Yeah, I read it. In or out of the home is not a distinction that is made in the law. And there seems to be a big blind spot around the fact that this is a question of whether a judge will excuse someone for an act which is very definitely criminal - shooting someone. Presumed self defense is in no way a get out of jail free card.

But again, the bigger concern is not whether the judge will let you off, but whether you will survive.

I live in a city. I don't own a gun. Probably nobody in my building owns a gun. City robbers have a low risk of encountering a homeowner with a gun. Most farmers seem to own guns. It's logical to me that they do. 

When you break into a home that is occupied it's called a home invasion. If the homeowner can establish that they reasonably feared for their safety of the safety of their family it is legal to shoot the intruder dead. 

I would be terrified if I saw a man in the dark in my apartment in the dead of night. I think it is fair for anyone to feel fear for themselves encountering that situation. 

You have given accounts proving you don't have to shoot someone which is great but it doesn't nullify all the cases in which homeowners are harmed and even killed by intruders. If there is even a 1% chance the homeowner might be at risk it is valid for them to shoot first ask questions later. The risk belongs 100% to the intruder.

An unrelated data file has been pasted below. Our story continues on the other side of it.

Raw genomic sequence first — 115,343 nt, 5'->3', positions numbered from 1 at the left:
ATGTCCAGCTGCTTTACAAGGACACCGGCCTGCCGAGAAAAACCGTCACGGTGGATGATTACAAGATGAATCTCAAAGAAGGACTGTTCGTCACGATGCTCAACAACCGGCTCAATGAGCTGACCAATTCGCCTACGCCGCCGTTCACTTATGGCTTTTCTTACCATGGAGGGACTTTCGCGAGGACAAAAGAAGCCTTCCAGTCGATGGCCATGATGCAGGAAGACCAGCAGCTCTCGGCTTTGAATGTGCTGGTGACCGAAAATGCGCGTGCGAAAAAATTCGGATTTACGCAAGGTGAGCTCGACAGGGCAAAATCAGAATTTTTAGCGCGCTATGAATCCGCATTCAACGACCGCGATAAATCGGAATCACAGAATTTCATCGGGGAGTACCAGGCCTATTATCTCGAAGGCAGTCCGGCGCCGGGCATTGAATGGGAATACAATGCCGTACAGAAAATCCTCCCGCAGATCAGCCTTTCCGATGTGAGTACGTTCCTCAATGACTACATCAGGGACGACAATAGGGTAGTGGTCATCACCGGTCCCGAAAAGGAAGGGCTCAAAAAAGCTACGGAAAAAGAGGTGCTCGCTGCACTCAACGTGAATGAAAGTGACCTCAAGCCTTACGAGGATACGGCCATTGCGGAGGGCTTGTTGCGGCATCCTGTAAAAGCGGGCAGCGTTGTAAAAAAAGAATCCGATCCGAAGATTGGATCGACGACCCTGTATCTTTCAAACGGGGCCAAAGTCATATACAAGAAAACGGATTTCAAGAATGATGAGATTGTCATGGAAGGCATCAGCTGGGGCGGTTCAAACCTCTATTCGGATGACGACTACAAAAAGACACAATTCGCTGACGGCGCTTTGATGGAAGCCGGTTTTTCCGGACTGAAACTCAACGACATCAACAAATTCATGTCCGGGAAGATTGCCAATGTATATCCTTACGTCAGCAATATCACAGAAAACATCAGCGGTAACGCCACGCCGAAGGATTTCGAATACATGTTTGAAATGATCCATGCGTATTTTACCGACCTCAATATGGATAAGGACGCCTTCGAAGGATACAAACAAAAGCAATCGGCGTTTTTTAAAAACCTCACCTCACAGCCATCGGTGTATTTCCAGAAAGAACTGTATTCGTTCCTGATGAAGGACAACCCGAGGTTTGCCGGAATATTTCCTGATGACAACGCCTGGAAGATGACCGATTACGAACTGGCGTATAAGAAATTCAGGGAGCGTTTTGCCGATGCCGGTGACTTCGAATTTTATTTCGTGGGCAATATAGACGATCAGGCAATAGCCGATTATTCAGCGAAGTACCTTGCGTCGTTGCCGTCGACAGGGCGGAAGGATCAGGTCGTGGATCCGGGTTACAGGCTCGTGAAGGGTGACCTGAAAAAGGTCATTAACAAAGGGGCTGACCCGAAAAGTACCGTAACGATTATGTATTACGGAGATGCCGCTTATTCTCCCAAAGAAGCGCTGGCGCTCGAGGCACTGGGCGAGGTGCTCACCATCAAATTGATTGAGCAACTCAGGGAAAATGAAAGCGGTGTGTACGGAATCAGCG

6079_Smith_W

Um. Unless the intruder takes the gun away and kills them.

 Oops. Then that gun is no longer such a good idea.

And even without that very possible circumstance do you really want to have something like that on your conscience? Do we really want to follow the example of all those trigger happy cops who shoot everyone who has a knife?

Are you really thinking about what you are recommending here? You are talking about someone (not sure who) dying.

 

 

Mr. Magoo Mr. Magoo's picture

Quote:
Well Pondering did say people who commit B&Es should be prepared to die.

As should anyone jumping out of an airplane, even with a parachute.

Or someone jogging on the highway, at night, in all black sweats.

Quote:
I think the more pertinent question is whether those who want to pick up a gun in response are prepared to die, because that is what they are inviting. I don't consider myself a particularly smart person, but I'm not that stupid.

Well, if they do die, are they deserving of our sympathy?  After all, they went "full Rambo" on someone when they could have just let them take the silverware.

But similarly, is a shot burglar deserving of our sympathy, when they could have just done without someone else's silverware?

Yes.  Either could die.  Both are making a choice that could lead to them dying.

But the burglar who knows he just wants silverware and doesn't want to harm anyone is risking his life for forks.  The homeowner who hears him bumbling through the kitchen at 3am has no idea what he wants.

Paladin1

6079_Smith_W wrote:

And even without that very possible circumstance do you really want to have something like that on your conscience? Do we really want to follow the example of all those trigger happy cops who shoot everyone who has a knife?

 

Knives are incredibly dangerous. "Just a knife" attitudes get people killed, like this cop.

https://www.youtube.com/watch?v=ZpbQSeyX23Q

 

 

Reading some of these posts I almost expect someone to suggest it's someones right to rob other people if they live in poverty or have economical problems.

If you play stupid games be prepared to win stupid prizes.  Don't rob people and this won't be an issue.